Stromness Museum stands on Alfred Street in Stromness, one of the series of narrow, characterful streets that together make up the main street running along the length of the town, parallel with the waterfront. It is perhaps three-quarters of the way along the street if you are heading from north to south.
The story of Stromness Museum dates back to the foundation of the Orkney Natural History Society in 1837. Their museum was initially housed in a single room elsewhere in the town, before they hired space in Flett’s Commercial Hotel in 1854. In 1856 the Orkney Natural History Society and the Burgh Council jointly moved into the building occupied by the museum today. The Burgh Council originally had the ground floor, but moved out in 1862. Many of the display cases in use today were provided thanks to a grant from the philanthropist Andrew Carnegie.
The museum is a remarkable place that takes you back in time in more ways than one. It describes itself as Orkney's Maritime and Natural History Museum, and that's a pretty fair description. There's a red telephone box standing in the street beside the main entrance. It really ought to be a blue police box, as a clue to what you will find inside a building that seems much larger internally than seems possible from the outside: it is a veritable TARDIS. (Continues below images...)
As the self-description implies, the two main themes that run throughout the museum are firstly natural history, and secondly Orkney's amazing maritime heritage. As its story implies, the museum retains the character of a traditional Victorian museum. The layout is not obvious or straightforward, and it pays to listen to the helpful directions given by the receptionist if you want to make the most of your visit: and to refer to the floor plans that are available.
You start by being immersed in nautical history. The left-hand side of the ground floor covers lighthouses, shipping and Stromness's history as a merchant town. The right-hand side, also home to the reception desk, looks at the story of Scapa Flow. This is also where you will find the museum's remarkable collections of research material; and their butterfly and egg collections.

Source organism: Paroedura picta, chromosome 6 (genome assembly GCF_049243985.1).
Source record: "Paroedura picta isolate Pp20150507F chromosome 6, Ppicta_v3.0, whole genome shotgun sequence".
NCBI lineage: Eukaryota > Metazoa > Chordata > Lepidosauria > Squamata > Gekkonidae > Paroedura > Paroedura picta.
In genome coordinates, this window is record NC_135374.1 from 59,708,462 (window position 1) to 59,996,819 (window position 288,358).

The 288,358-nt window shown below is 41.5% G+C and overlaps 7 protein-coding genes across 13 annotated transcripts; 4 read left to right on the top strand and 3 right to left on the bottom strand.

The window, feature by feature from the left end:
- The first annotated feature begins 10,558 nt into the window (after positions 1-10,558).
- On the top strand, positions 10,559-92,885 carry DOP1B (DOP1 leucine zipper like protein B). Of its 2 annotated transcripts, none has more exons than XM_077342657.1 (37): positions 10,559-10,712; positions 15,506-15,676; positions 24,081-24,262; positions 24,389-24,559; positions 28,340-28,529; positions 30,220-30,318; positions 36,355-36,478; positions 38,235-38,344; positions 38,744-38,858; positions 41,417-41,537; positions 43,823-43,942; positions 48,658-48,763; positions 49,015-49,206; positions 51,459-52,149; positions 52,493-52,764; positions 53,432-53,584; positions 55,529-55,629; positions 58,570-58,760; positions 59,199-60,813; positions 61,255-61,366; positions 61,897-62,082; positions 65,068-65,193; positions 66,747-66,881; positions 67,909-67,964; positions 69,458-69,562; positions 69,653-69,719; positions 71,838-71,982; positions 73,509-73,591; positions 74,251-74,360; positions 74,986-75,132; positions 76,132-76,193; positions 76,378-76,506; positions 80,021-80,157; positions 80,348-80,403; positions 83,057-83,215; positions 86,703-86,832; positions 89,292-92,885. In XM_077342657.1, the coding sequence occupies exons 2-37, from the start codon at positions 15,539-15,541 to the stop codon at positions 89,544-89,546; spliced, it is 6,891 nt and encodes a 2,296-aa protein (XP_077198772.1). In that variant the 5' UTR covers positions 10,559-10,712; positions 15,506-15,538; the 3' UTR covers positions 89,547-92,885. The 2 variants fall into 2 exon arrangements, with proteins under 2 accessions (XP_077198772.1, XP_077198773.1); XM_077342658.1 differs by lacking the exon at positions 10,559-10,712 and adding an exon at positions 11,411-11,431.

A ramp leading up to a mezzanine area at the rear of the ground floor takes you into the world of the Hudson's Bay Company, complete with a life-sized diorama of one of Orkney's most famous sons, the Arctic explorer Dr John Rae. The upper floor of the main building is given over to an extensive natural history collection, and some fascinating material relating to Orkney's huge depth of archaeology.
Back on the mezzanine level, more steps lead to the upper floor of the neighbouring building, where you find a wonderful collection of ship models, and then you move through to a room looking at the age of trading in sailing ships. A set of steps leads you down to a ground floor area, part of which is set out as a sea captain's parlour. Here you find exhibitions about Orkney's whaling heritage and, perhaps of wider attraction, about the archaeological excavations at the Ness of Brodgar.
Part of the joy of visiting a museum - any museum, but especially a long-established one - is discovering artefacts that resonate, that stand out and impress themselves on you as an individual. We have to admit to passing fairly swiftly through the natural history collections, and while whaling is an important part of Orkney's maritime history, it's not something we stopped to absorb in detail. For us some of the most remarkable objects were in the archaeological sections of the museum's collections. The set of three carved stone balls was simply outstanding. The exhibits relating to the Hudson's Bay Company also seized our imagination, as did those about the use of Scapa Flow as a naval anchorage in the two world wars. And without being able to say why, we were also very touched by the presence of a serving bowl that was originally part of the dinner service of Captain James Cook, whose ships Discovery and Resolution called at Stromness in 1780 on their return voyage from the Hawaiian Islands, where Captain Cook had been killed.